Wanderlust can travel all through the European continent on the canals and rivers. In a 20-meter long barge, canals and rivers are pretty much equally easy to navigate. Each type of waterway has its own advantages; each has its own challenges. Though navigation is similar, life is different on a canal than on a river. The countryside alongside canals is closer and often less developed. Traveling by canal is like taking a trip on a backcountry road while navigating a big river can be like driving on a superhighway. Though canals can be nicer to cruise during the day, when it comes to stop for a night, it is often better to be on a river.
There’s a simple reason for our preference for spending nights on rivers: Towns and cities along rivers tend to be older and larger than those on canals. Most of the canals in France were constructed in the 19th century. These canals are old, on the New World standard, but not particularly old on the European scale. So, with endless exceptions, the towns that developed along canals are newer and less historical. After all, the rivers were flowing long before man arrived and the early humans always settled near water sources. There are more cows to see during the day when traveling by canal but there’s more history to be seen at night when traveling by river.
The last portion of our journey from Calais to Auxerre was on rivers. Alongside the last stretch of waterways, the Marne, the Seine, and the Yonne, are numerous historic communes. The interesting towns continued all of the way to the end in Auxerre.
After our bow thruster was repaired in Migennes, we traveled to Auxerre with an overnight stop in Gurgy. Exiting ecluse la Chainette, the uppermost lock on the Yonne, Auxerre’s riverside old town comes into view. On the slope, standing high above the water, are three large ecclesiastical buildings, a cathedral and two abbeys. It is our favorite view of the journey from Calais.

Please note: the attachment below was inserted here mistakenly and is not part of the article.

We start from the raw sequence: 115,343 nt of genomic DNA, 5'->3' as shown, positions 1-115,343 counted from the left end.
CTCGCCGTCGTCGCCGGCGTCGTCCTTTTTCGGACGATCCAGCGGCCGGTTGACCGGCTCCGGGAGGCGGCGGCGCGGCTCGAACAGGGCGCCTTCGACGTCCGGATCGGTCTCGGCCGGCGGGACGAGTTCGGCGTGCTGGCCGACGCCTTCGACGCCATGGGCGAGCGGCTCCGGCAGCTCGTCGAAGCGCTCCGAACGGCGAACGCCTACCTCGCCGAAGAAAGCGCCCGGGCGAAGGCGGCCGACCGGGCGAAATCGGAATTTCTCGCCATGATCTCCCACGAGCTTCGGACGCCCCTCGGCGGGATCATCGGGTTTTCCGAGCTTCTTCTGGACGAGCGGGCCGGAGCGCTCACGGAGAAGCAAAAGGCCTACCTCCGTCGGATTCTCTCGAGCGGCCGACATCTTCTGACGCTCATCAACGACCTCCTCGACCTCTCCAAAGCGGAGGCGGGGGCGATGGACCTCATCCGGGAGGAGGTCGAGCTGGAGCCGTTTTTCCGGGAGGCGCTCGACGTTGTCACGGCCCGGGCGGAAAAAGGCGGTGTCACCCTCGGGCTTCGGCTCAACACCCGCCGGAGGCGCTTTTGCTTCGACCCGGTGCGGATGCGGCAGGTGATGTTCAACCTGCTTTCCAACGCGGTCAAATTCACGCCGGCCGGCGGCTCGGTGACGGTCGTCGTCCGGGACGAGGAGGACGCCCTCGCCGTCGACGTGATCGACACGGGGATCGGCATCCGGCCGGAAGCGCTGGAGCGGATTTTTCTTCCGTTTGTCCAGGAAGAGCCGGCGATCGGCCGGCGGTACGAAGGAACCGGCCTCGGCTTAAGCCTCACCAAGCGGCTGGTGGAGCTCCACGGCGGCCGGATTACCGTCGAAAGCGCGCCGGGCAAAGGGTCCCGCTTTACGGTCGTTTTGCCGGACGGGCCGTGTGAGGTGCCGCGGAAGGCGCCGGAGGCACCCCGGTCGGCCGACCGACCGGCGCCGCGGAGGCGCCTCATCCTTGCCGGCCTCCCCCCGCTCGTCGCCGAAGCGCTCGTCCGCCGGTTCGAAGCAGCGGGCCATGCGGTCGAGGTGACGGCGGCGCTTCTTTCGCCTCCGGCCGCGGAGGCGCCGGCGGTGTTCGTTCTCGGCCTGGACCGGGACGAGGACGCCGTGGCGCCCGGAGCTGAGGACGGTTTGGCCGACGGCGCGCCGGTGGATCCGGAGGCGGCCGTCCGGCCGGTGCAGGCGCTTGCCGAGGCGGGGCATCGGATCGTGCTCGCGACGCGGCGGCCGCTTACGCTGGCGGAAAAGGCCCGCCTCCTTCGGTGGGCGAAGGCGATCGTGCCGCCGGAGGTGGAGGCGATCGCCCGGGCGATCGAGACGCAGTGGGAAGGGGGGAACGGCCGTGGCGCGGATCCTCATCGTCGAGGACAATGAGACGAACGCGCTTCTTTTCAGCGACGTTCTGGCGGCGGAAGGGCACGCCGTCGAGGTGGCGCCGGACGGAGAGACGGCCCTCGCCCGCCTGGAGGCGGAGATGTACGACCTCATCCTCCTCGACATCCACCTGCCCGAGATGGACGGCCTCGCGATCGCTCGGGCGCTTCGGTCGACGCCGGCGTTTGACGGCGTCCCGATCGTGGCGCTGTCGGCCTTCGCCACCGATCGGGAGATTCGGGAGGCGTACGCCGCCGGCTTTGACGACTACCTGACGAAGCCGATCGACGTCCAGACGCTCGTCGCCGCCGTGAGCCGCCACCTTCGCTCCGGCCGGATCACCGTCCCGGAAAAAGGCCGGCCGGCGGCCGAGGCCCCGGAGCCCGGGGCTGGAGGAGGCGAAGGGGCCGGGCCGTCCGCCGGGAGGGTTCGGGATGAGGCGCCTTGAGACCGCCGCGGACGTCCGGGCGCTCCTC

Beyond the spectacular view from the river, Auxerre is an interesting place to visit and stay. History runs deep here. Civilization thrived at this spot on the Yonne in Roman times. Today Auxerre retains much of its Medieval street plan and has numerous well-kept old buildings in the historic center.
Auxerre is a Goldilocks place. With around 39,000 residents it is neither too large nor too small. Most of the shops and services needed for day-to-day life are a walk away. Auxerre has many of the advantages of a city without the chaos.
Navigating from Migennes to Auxerre covers 23 km with nine locks.
We’d actually traveled this stretch of water on our way from Joigny to Auxerre we did our first hire boat trip in 2010. Even with a late start it took us one day in 2010 to travel the 30 km and 11 locks between the Locaboat base in Joigny and the port in Auxerre. In Wanderlust, the shorter trip from Migennes to Auxerre took us two days with a stop in between in the small village of Gurgy. With the slower pace this time through, we have far better memories. This stretch of water is very appealing.
Gurgy is about halfway between Migennes and Auxerre. With a late start after the bow thruster repair we covered the 11 km and four locks and reached the town just before nightfall. We spent the night at the bank in this small bedroom community at an unserviced mooring. The water is shallow here and we were careful to come to shore slowly.
Between Gurgy and Auxerre there is 12 km of river and five locks. Auxerre has a professionally managed port run by Aquarelle. All services are available. Water and electricity is provided at the bank though our electrical feed was a tad anemic. It is possible to park a vehicle next to the boat. Aquarelle’s staff can help with repairs and winterization. It cost us just over 1,000 Euros to leave Wanderlust for five months. (By the standards in France this is expensive.) Chablis’ world famous vineyards are a bike ride away.